“Life is like a box of chocolates, you never know what you’re gonna get.” – Forrest Gump
You might remember this movie line differently (Mandela Effect theories came and went), but if you’ve not been living under a rock, you surely know this historical movie line.
What if you knew what you’re gonna get?
What if you knew what chocolates you were picking?
Let’s look at life in this way, life indeed is a magical box of chocolates, where the first miracle was the butterfly effect that brought your box of chocolates into existence, now this box has a crapload of chocolates inside it.
Poor choice of words, one might say, or was it, how do you know that it wasn’t intended?
Moving on, awkwardly, this miraculous box holds a number of magical chocolates that pop out of nowhere, physicists call it causality, and as time passes on, these chocolates pop out in every turn of your existence, just like Gump said, you never know what you’re gonna get, but as we know, Gump was a little slow, or in a more polite and inoffensive manner, Gump was special.
Am I going to answer the couple of questions that I posed in the first paragraph of this write-up?
The answer is no. I am not God or a sorcerer in possession of the Eye of Agamotto, or someone who knows how to synthesise a Mobius Strip, which just for casual science, would raise the grandfather paradox and/or a branch of a new reality in the multiverse.
Still, moving on, you might be getting agitated by the way the writer is leading you into all these jumbled areas of his thought processes, of the quantum realm and onto the plane of all these hypothetical situations with all this talk about the flow of time, multiple universes, and sorcery.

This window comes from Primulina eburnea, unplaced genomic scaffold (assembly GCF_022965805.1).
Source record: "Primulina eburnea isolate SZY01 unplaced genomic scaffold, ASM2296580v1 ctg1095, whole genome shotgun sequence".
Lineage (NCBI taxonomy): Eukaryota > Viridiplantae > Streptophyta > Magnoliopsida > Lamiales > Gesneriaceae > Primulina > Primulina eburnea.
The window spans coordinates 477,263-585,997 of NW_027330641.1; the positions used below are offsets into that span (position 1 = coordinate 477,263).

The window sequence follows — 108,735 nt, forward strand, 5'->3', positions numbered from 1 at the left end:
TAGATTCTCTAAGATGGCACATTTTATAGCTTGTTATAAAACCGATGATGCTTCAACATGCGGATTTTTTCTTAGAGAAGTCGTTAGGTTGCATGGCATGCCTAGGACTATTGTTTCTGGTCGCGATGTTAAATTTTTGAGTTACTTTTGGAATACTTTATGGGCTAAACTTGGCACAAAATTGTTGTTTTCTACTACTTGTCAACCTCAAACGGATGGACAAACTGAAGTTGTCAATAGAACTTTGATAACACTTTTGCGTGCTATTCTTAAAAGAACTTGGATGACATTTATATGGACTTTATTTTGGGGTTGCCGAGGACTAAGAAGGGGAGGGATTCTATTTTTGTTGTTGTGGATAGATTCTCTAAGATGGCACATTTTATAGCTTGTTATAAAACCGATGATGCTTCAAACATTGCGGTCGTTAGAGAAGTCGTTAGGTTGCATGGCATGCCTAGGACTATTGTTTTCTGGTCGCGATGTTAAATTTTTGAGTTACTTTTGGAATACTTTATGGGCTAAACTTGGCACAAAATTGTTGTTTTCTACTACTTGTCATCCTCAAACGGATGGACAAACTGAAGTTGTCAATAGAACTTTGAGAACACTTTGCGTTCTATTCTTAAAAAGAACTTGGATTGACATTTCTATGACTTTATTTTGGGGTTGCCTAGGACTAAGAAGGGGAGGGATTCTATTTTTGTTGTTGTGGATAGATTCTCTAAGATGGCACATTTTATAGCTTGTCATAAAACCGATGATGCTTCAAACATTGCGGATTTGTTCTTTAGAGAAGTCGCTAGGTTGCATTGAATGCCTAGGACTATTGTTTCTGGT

The writer apologises.
Moving on, for real this time, life, as most people without a silver spoon up theirs would agree, is tricky and sometimes a bit harsh, and it is a well known fact that people tend to lose their humanity in the process of juggling the many facets of life.
You forget to pay the bills while you were busy making the reports that was due yesterday which you were late in completing because you promised your niece you’d take her to that new superhero movie that had just released which you had to push to watching the third show because you were late to the queue because you forgot to pay your internet bills which would have helped you book the tickets from home, and in that process you overlook that boy in the crowd who lost his dad, but you have a ticket to bag. You can breathe now.
In psychology, compartmentalisation is a subconscious defense mechanism of the mind to keep a hold of two or more conflicting ideas, values, emotions, cognitions, etc. Psychological compartmentalisation is mainly a tool for avoiding cognitive dissonance which is a psychological term for the mental stress caused by holding and/or experiencing two or more contradictory ideas, beliefs, or values.
An example of cognitive dissonance can be seen in a Flat Earther who is taken to space. If they don’t pass out by the G-Force experienced by them while leaving the atmosphere, they will surely pass out of the spectacle they see, looking down at our blue and green sphere and probably due to the stress that they experience.
The writer apologises again (this could be a Spielberg sequel) for going haywire and jumping on from the topic relating to time into the domain of psychology, but the writer also wants to quote an elderly fictional tortoise who unlocked the secrets of harmony and focus–